Sunday, June 16, 2013

Tender Mercies (1983)

Director: Bruce Beresford                            Writer: Horton Foote
Film Score: George Dreyfus                        Cinematography: Russell Boyd
Starring: Robert Duvall, Tess Harper, Betty Buckley and Wilford Brimley

There’s a palpable difference in the pacing of films from the late sixties through the early eighties when compared to today. They took their time, to unwind, build character and suspense. Tender Mercies is a case in point. It would be hard to believe that it could be produced today. It’s a simple study of a washed-out country singing star. He’s remarried to a woman who lost her husband in Viet Nam and who has a young son. He works in the combination gas station/motel that his wife owns and is trying to forget about music . . . but it’s not working. Reporters, musicians, fans, they won’t let him forget what he was, and the music coming out of him in the form of songs won’t die either. Music destroyed him before and he’s a might skittish about takin’ another turn around the dance floor with it.

Robert Duval is Mac Sledge, a former country star who is trying to start a new life. Duvall wears the road-weariness well and is convincing in a way that would inform his later western roles in films like Lonesome Dove and Open Range. The real center of the film, however, is Tess Harper. Rather than the conventional bitter widow, she’s incredibly accepting of Duval. When he runs off one night, she doesn’t chastise him, but is supportive and loving. There’s a sense that if he did take off and never come back that she would be heartbroken but would be able to go on as before. Betty Buckley is Duvall’s former wife, a star in her own right who is keeping him from seeing his grown-up daughter, Ellen Barkin. Allan Hubbard is the young boy who does an adequate job, but doesn’t seem that interesting from today’s vantage point.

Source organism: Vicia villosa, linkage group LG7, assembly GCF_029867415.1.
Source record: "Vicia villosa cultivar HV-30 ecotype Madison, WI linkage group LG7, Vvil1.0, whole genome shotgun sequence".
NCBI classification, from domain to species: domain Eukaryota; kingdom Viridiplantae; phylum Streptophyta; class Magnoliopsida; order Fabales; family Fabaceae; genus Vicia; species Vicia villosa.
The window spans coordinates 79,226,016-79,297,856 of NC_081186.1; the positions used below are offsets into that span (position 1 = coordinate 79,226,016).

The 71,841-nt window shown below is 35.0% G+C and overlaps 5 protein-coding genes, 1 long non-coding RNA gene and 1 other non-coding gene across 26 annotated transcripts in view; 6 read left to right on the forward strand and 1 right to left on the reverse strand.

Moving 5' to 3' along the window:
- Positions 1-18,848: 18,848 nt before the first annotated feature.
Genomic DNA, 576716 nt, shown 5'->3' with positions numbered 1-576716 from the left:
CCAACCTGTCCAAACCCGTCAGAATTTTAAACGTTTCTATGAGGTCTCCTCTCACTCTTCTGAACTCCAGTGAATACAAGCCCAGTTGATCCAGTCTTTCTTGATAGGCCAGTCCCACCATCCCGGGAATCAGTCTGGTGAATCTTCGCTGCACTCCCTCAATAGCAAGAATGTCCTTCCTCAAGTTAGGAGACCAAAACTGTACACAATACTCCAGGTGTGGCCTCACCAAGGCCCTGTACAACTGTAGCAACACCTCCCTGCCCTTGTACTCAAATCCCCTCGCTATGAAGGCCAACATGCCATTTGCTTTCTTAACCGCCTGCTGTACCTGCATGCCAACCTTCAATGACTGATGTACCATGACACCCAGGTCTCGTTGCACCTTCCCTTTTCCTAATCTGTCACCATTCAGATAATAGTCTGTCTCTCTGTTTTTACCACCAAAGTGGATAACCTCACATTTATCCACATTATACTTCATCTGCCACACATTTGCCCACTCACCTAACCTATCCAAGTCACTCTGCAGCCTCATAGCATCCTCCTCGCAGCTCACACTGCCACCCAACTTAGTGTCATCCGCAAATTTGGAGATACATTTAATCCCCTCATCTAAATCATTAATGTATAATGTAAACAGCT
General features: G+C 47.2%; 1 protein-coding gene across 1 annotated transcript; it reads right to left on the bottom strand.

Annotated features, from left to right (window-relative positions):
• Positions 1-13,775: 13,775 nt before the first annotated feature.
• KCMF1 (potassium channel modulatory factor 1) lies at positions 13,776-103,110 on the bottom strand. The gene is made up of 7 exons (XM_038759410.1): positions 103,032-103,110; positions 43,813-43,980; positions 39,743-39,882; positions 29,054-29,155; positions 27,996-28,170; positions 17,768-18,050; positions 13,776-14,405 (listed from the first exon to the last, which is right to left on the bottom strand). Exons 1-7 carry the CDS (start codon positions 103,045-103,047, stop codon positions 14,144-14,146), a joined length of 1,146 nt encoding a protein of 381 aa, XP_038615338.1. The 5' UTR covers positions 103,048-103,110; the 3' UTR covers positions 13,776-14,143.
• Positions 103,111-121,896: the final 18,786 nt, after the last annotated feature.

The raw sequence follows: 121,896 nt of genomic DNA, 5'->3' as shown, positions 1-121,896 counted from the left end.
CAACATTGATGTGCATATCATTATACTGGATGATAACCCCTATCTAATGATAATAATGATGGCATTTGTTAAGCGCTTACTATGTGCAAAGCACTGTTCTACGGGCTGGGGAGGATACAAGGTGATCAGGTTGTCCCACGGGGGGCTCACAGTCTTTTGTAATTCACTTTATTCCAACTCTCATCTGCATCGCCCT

There’s definitely a pall over the entire film that is entirely in keeping with the subject matter. If, as has often been stated, country music is all about the stories then film is the perfect milieu for showing those stories that are sung about. And as far as that goes, the kind of slow and unwinding pacing of the film is also perfect. There’s a refreshing lack of histrionics of the kind found in a lot of films today, Walk the Line, for example. In some respects this is to be expected. Biopics often focus on the more sensational aspects of celebrity lives. A fictional story like this is relieved of the burden of factuality and can, instead, focus on the small things in life, sad as well as happy, and allows the audience to experience the life rather than the headline. Duvall won an Academy Award for his performance, and was certainly deserving of it. Tender Mercies is a small, intimate film, but one whose reverberations can be felt long after watching.

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